It’s always a pleasure to see a post from you on my dash and I’m looking forward to your comeback.

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    1. I’m so sorry you suffer from acute depression! That is a terrible thing to deal with, I know as it has run in my first husband’s family and now, apparently, my son. We must be hopeful at every turn, or we’d spiral into despair, right? I send good thoughts your way, as well.

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  4. Oh, Bellezza, I’m so sorry to hear of all the stress you’ve had to cope with recently. It’s such a relief to hear you son is okay…that’s the main thing. Looking forward to seeing your posts again. Take care, J x

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    1. Thanks, Jacqui. It has been one event after another since June, but I’m hopeful to come out on the other side soon enough. These things give us courage, I think, and hope for tomorrow even when we can’t see what tomorrow brings. Thank you for your encouragement.

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  5. I will pray for you and your family. My desire is that God will heal quickly the physical and the emotional pain. It is good that you are back.
    Pax et bonum
    Joe

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    1. Joe, there is nothing I could ask for more than prayer. We have so many prayers being offered up at church, and with family and friends. That is what I count on, His Grace to help us through. Thank you so very much for joining in. xo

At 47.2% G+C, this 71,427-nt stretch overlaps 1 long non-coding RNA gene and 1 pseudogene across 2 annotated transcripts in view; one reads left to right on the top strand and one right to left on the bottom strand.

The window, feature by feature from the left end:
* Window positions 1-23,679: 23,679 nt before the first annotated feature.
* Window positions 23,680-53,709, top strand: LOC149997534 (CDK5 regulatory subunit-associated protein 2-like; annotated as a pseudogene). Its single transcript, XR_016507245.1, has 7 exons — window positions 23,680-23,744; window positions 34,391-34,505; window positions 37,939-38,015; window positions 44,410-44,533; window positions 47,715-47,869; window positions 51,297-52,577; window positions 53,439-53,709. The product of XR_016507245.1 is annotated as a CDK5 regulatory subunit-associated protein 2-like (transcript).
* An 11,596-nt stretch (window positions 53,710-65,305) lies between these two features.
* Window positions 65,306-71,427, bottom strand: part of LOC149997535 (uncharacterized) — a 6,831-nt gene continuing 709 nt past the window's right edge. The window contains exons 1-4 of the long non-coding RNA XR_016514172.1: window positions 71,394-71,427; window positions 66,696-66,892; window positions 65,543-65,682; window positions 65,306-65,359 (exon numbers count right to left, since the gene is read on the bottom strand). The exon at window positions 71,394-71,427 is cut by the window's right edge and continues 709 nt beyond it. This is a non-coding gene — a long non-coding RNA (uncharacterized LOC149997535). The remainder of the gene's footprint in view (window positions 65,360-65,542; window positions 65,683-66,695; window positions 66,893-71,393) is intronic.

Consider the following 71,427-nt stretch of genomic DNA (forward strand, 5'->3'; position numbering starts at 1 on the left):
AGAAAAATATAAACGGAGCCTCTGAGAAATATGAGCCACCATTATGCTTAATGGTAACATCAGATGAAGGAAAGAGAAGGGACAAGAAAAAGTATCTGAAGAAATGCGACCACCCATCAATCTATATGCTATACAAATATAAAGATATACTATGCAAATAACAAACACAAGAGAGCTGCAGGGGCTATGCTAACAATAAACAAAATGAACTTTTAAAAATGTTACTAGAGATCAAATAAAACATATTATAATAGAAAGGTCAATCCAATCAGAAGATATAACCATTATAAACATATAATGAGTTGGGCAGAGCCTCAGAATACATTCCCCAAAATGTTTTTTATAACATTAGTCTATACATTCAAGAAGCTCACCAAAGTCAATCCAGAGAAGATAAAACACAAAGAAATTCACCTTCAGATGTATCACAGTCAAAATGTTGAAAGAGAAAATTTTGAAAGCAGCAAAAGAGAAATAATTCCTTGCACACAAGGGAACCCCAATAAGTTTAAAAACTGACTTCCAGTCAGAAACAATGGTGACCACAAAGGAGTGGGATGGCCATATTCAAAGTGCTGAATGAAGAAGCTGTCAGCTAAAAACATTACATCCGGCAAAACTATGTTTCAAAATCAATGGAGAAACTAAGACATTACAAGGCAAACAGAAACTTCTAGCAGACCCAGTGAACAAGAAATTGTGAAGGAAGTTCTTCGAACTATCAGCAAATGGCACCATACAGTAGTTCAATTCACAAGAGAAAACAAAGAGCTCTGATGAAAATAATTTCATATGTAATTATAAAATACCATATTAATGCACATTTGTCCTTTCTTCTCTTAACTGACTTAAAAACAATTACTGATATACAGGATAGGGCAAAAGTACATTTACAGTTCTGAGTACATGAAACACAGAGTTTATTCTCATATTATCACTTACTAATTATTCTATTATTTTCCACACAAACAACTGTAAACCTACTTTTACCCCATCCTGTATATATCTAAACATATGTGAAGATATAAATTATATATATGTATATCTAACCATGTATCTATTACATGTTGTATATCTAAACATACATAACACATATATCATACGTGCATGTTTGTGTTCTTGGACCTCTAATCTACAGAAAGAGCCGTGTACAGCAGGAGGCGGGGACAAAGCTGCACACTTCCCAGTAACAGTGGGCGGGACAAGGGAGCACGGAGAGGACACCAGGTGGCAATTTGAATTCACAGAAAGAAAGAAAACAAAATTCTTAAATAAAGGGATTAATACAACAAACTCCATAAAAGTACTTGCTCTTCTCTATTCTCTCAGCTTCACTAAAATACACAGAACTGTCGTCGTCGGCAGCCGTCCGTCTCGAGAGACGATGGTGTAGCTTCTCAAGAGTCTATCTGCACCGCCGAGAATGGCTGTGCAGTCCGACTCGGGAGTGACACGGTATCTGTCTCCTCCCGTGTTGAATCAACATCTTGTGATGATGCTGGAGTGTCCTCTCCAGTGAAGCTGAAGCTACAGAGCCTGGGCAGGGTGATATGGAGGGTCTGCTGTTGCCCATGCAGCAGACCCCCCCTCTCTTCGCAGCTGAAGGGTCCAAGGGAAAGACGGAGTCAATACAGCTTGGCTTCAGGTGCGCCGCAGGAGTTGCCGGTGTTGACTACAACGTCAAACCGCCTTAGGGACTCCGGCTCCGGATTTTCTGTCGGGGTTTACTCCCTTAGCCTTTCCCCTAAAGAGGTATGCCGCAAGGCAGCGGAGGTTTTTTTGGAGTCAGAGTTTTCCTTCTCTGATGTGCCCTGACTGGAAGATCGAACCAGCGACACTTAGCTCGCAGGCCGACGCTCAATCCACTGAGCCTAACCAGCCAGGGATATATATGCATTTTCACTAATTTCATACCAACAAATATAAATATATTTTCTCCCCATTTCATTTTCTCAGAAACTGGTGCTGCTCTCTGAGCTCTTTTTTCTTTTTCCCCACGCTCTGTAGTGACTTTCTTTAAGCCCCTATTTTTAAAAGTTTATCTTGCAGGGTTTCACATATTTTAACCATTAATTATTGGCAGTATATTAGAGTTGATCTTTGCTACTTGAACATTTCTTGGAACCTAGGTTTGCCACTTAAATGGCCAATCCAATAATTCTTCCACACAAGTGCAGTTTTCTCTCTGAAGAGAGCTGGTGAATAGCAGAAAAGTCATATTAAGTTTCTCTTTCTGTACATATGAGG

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  6. So glad your son is okay and you are doing fine in the new school year. I have just finished an extraordinary book, though set in the mystery genre, Ordinary Grace by William Kent Krueger. About family, growing up, faith, love, tragedy and dealing with it, and two young boys solving a mystery.

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  7. My dear friend, what a time you’ve had this past month! I’m glad your son is ok, but it sounds as though there are still issues to be resolved… And the heat! I hope you’re getting some of the cool weather we’ve experienced this weekend. We’ve had our windows open and it’s quite lovely to not run the AC. Reading under stress is never easy. I find that a collection of essays or short stories is easier to handle than something weightier like fiction/literature. I’m glad you enjoyed Tana French’s novel, The Likeness. I thought it was quite good, although I couldn’t stop wondering how any of those people could be so easily fooled…

    Sending good thoughts your way. Here’s to cooler weather, bike rides amid the autumn leaves and healing bodies and souls.

    xoxo